Emily smiled wryly, knowing full well that Alan’s enthusiasm was more a product of having a distraction than being thrilled to see her. Either way, he hugged her warmly, and asked her how she was feeling this morning. Monica shot him a warning look, which he ignored.

“I’m fine, “ Emily said simply. If it were not for her knowledge of her parents bet, she would have felt pressure to explain her appearance last night. Instead, she let her eyes fall on the breakfast tray. “Oh! Is that mango?” she asked, and crossed to the other side of the room, where Edward was keeping a close eye on the spread. She picked up a plate, and began to serve herself some of the fruit, the only thing she could imagine eating this morning. Edward sniffed.

“Have some sausage,” he commanded. Emily felt the color drain from her face at the thought.

“This is fine, Grandfather.”

“A growing girl needs a balanced breakfast.”

Emily poured herself a glass of orange juice. She picked up a couple of cubes of cheese off the fruit tray.

“There. Now I have protein, fiber and vitamins. That’s a perfectly acceptable breakfast.”

“Acceptable!” Edward exploded. “There’s no bread, no meat! And where are you finding fiber?”

“In the fruit,” Emily explained calmly.

“She’s right, Edward,” Monica piped up. “that’s a very healthy breakfast.”

Edward grunted. Emily carried her plate to the couch, and sat down next to her mother, popping an apple slice into her mouth.

“And furthermore!” Edward cried, returning to his earlier topic, as if the big breakfast debate had never occurred, “Has anyone bothered to inform cook of this fiasco?”

Alan and Monica exchanged a look.

“That will be taken care of shortly,” Lila told him.

Edward turned to Emily.

“Do you know of this plan of your Grandmother’s?” he sputtered. Emily nodded, thankful her mouth was full so she didn’t have to respond verbally. “What are we going to serve these vampires?”

“Steak Tar Tar?” Emily ventured, without giving the remark much thought. Everyone turned and stared at her. “Sorry,” she said sheepishly. Ned broke up in the corner. Even Edward cracked a smile, before continuing his tirade.

“Do you realize that Stephan Cassadine and I have just butted heads yet again on the hospital board.”

“Of course we realize that father. In case you’ve forgotten we’re on the board as well,” Alan muttered.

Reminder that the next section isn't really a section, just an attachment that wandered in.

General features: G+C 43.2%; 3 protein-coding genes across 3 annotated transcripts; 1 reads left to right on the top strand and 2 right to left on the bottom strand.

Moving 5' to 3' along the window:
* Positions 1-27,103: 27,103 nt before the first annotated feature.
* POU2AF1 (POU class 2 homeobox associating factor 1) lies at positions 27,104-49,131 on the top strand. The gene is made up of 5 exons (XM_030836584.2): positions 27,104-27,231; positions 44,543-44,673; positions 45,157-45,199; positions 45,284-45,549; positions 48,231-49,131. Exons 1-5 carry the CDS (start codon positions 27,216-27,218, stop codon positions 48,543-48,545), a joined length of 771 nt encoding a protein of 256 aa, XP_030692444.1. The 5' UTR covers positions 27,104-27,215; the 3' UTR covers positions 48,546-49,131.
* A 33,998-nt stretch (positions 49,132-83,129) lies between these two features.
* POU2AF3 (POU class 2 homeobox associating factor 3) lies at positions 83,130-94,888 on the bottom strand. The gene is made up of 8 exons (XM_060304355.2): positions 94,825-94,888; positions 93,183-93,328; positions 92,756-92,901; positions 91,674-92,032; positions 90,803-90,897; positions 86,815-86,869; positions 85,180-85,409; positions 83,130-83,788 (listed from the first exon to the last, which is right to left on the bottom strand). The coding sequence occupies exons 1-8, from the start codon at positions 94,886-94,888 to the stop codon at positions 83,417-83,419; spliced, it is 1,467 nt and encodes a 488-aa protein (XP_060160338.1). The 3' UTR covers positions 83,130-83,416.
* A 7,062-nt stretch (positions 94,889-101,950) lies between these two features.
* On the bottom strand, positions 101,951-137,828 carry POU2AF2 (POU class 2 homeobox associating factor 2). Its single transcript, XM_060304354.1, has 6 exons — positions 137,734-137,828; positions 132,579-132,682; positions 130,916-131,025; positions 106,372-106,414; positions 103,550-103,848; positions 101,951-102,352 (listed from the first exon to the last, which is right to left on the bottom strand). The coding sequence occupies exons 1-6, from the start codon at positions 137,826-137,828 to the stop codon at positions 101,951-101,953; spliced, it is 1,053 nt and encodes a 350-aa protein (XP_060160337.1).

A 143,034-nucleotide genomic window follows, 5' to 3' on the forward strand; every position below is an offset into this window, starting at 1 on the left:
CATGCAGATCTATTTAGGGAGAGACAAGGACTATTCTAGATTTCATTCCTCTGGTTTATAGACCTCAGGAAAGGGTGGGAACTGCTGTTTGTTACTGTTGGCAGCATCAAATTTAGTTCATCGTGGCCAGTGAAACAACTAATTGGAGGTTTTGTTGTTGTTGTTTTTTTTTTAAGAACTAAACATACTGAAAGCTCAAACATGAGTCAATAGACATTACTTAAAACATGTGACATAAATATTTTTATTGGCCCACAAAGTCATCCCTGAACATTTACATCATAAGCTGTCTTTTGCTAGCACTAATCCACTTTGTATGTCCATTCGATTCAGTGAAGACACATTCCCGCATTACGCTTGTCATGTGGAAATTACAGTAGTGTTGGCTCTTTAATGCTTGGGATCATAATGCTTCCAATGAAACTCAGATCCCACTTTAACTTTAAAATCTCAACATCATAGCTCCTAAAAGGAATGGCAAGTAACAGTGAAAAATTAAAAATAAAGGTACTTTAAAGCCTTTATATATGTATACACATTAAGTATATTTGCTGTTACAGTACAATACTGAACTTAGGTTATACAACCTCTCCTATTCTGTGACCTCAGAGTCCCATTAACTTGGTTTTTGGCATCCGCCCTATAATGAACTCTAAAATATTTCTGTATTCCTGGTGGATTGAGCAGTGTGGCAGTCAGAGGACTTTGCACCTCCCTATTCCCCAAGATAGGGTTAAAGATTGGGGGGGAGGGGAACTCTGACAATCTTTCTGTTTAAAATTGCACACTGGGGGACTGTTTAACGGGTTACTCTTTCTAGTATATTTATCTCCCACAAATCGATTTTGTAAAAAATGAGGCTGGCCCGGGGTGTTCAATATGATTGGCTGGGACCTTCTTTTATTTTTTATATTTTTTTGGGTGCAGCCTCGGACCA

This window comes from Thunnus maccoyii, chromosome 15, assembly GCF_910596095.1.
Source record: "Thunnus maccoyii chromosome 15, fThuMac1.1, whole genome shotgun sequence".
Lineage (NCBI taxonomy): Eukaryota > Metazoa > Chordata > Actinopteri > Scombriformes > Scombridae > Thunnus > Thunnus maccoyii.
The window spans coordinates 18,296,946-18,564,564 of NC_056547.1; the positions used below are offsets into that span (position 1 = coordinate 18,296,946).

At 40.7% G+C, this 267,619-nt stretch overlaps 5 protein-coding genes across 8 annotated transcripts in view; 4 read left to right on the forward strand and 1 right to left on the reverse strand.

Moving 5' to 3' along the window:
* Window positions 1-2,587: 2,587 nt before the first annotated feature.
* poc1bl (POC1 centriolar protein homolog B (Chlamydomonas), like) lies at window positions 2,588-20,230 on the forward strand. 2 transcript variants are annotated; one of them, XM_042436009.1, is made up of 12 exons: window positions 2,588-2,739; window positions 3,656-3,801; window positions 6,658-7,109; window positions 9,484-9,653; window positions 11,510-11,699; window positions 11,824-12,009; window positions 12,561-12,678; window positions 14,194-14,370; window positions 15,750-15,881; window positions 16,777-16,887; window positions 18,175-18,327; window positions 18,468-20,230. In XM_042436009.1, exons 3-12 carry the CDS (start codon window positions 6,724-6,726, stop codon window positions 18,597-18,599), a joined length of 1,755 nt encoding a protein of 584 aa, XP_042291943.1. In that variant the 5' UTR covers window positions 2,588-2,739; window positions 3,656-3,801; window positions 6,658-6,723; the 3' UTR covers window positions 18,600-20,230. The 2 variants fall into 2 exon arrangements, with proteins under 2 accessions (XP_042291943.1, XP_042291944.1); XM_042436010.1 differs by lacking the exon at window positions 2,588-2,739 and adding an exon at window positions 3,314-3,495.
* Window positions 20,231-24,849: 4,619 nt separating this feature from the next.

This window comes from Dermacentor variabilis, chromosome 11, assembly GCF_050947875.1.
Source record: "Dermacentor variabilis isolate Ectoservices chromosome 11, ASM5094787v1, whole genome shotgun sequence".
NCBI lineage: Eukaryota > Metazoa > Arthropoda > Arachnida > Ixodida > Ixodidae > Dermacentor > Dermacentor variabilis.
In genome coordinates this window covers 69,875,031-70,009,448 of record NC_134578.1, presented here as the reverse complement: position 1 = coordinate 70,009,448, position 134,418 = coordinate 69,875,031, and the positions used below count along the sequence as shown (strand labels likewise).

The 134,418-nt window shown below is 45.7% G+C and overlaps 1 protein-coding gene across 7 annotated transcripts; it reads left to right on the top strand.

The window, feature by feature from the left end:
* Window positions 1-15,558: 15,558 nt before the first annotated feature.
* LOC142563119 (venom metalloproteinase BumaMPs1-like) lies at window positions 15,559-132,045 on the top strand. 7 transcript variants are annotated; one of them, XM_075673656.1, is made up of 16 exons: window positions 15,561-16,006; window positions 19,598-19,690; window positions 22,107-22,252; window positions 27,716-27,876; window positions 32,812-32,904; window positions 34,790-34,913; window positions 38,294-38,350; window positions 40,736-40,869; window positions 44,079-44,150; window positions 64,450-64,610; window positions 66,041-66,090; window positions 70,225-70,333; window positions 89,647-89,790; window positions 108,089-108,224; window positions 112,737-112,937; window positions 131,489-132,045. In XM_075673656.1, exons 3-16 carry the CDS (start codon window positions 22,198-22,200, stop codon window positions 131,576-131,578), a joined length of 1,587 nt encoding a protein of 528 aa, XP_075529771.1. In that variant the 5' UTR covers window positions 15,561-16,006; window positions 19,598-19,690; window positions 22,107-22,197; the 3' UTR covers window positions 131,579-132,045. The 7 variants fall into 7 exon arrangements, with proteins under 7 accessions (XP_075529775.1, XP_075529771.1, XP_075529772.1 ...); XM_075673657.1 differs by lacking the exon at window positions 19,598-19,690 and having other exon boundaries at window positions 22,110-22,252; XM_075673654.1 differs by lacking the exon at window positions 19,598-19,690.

“Well, I think it’s outrageous of you to expect me to sit down in my own home with that man.”

“Emily,” Monica spoke up. “Nikolas is coming as well. You should enjoy that. Didn’t you see him last night?” This time it was Alan who looked disapproving. Emily studied her plate, fending off the image of Nikolas’s fist colliding with Lucky’s face.

“Yeah. I went with him and Sarah.”

“Well, I hope he gave you a ride home, the time you got in last night!” Edward grumbled. Emily chose not to respond, much to her parent’s dismay. She looked over at Lila, who gave her a secretive smile. Em wondered if her Grandmother knew who it was she had been talking about last night. Lila could be counted on to keep her hand on the pulse of the family, and she wouldn’t put it past her to have figured out what was causing her so much grief.

Emily let the conversation spin off without her. Grandfather was now railing on about Quartermaine history with the Cassadines, while Monica and Alan countered that regardless of past unpleasantness, they both worked with Stephan and Alexis daily, and didn’t see any immediate threat to having a simple diner with them. Emily considered the fact that, as she held the closest bond to the Spencers, she was being put in the most uncomfortable position. She felt immediately annoyed at herself. She liked Nikolas, and she wasn’t going to waste her time worrying about Lucky’s dislike of her friend. She felt that familiar fog of confusion descend on her again. This was ridiculous. She stood up suddenly. Everyone stopped debating and stared at her again.

“It’s just one night, for Pete’s sake!” She muttered. “It’s not going to kill anyone.” She looked up at her family, who were, with the exception of Lila, gaping at her. “I’m going to walk Raoul,” she said quietly, and left the room.

* * * *